As far as I can determine, from the context of the article, it appears that they're claiming that this is the oldest copy of the Masoretic text specifically, and not the "Oldest Biblical Text Ever". The Masoretic text was largely developed in the Middle Ages, likely as a reaction to Christians using the Septuagint (which was pretty much the only thing most Jews were using up until that time as well), and the desire of Jews wanting to go back to the Hebrew source. Though developed in the Middle Ages, scholars have long suspected that the Masoretes (which the text is named after) were pulling from older copies available to them, and this find seems to confirm that. Most modern Bible translations use a combination of sources which include both the Septuagint, and the Masoretic text.

    So, either I'm missing something completely obvious, or the Independent went with a sensationalized headline (which wouldn't be the first time for them).

    Also, it should be noted that this article is from 2016, so while important, it's not really new news.

    Edit: On further Googling, it looks like the Independant might have gotten the age of the text wrong as well,

    “The scroll was radiocarbon dated using the accelerator mass spectrometry technique,” the archaeologists said. “The test results indicate a probability of 68.2% that the scroll dates between 235–340 CE, and a probability of 88.9% that it dates between 210–390 CE. They allow for a 6.5% probability that the scroll dates to the 2nd century CE.”

    http://www.sci-news.com/archaeology/...red-04216.html
    Last edited by Adrift; 05-29-2019 at 07:40 AM.

  7. Amen Rushing Jaws amen'd this post.
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    tWebber tabibito's Avatar
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    Oldest copy of the (particular texts of the) Bible in its standard form. The article might be alluding to a complete set of scrolls (or maybe just the scrolls of the pentateuch - they were recovered from a synagogue's ark) - but there's not enough detail in the article to be sure.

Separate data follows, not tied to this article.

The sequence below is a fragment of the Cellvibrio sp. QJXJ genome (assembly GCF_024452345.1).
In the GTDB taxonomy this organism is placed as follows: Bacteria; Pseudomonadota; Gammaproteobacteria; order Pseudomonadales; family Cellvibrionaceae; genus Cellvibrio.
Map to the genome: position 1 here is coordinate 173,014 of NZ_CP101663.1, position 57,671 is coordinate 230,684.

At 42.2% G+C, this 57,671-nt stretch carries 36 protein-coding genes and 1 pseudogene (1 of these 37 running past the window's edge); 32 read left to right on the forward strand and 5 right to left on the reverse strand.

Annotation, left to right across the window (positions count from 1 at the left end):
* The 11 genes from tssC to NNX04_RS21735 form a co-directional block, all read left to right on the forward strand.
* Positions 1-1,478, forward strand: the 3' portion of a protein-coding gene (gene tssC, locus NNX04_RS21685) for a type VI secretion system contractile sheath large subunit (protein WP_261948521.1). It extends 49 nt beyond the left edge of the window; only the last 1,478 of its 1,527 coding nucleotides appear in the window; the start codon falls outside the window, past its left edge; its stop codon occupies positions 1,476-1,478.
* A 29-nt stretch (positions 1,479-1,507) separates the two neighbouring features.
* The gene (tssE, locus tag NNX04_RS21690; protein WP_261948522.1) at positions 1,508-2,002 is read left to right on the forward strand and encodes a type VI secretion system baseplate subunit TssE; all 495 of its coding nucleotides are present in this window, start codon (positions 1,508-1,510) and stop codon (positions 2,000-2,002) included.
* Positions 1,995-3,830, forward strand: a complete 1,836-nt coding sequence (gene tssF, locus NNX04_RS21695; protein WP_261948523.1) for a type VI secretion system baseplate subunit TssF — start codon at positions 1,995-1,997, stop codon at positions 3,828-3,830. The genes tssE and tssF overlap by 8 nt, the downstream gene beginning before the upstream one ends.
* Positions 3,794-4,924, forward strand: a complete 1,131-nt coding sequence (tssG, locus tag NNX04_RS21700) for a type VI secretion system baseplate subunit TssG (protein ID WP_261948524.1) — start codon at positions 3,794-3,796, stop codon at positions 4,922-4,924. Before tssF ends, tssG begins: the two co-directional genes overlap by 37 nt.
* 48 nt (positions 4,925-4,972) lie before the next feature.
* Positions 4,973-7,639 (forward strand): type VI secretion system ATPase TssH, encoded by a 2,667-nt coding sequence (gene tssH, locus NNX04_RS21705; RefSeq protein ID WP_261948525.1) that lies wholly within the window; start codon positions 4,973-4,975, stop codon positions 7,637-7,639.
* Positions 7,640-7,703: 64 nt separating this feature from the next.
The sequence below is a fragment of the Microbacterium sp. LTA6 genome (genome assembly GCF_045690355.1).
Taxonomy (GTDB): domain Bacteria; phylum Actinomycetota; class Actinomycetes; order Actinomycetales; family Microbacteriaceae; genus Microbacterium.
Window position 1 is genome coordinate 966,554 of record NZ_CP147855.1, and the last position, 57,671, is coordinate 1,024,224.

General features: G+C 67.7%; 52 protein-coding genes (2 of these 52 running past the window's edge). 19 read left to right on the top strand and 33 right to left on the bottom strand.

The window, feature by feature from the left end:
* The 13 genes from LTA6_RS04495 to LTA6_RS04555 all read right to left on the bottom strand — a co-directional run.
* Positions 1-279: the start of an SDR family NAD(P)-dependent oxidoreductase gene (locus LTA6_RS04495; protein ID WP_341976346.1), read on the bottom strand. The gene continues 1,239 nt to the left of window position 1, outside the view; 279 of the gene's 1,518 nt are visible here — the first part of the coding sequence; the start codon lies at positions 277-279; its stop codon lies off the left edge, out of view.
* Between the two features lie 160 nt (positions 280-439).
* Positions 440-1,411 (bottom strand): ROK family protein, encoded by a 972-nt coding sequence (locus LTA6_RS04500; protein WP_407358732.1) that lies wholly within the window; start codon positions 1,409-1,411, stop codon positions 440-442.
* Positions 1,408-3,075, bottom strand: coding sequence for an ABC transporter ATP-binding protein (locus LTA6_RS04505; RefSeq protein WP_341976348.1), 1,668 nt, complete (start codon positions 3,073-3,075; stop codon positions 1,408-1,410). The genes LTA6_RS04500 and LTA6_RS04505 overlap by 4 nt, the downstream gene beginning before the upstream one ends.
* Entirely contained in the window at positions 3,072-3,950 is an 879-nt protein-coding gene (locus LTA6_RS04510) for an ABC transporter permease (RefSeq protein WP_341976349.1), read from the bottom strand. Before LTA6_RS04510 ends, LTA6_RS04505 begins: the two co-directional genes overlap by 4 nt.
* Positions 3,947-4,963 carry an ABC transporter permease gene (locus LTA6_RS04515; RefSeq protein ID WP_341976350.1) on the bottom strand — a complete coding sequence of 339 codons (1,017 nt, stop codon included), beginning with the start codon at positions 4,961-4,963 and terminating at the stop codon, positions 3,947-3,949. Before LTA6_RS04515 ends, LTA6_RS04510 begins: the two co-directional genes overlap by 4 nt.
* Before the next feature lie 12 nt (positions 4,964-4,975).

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  9. Amen Rushing Jaws amen'd this post.
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    Quote Originally Posted by Adrift View Post
    This is a really interesting article, and an awesome discovery, but I'm confused about some of the language they're using. For instance, the article headline is "SCIENTISTS FINALLY READ THE OLDEST BIBLICAL TEXT EVER FOUND," which they then date to 2,000 years old. Maybe I'm missing something obvious, but the article then also correctly points out that there are even older texts ("The Dead Sea Scrolls, dating to as early as the 3rd century B.C."). There's also the Silver Scrolls from Ketef Hinnom (not mentioned in the article) which dates to as early as the 7th century BC.

    As far as I can determine, from the context of the article, it appears that they're claiming that this is the oldest copy of the Masoretic text specifically, and not the "Oldest Biblical Text Ever". The Masoretic text was largely developed in the Middle Ages, likely as a reaction to Christians using the Septuagint (which was pretty much the only thing most Jews were using up until that time as well), and the desire of Jews wanting to go back to the Hebrew source. Though developed in the Middle Ages, scholars have long suspected that the Masoretes (which the text is named after) were pulling from older copies available to them, and this find seems to confirm that. Most modern Bible translations use a combination of sources which include both the Septuagint, and the Masoretic text.

    So, either I'm missing something completely obvious, or the Independent went with a sensationalized headline (which wouldn't be the first time for them).

    Also, it should be noted that this article is from 2016, so while important, it's not really new news.

    Edit: On further Googling, it looks like the Independant might have gotten the age of the text wrong as well,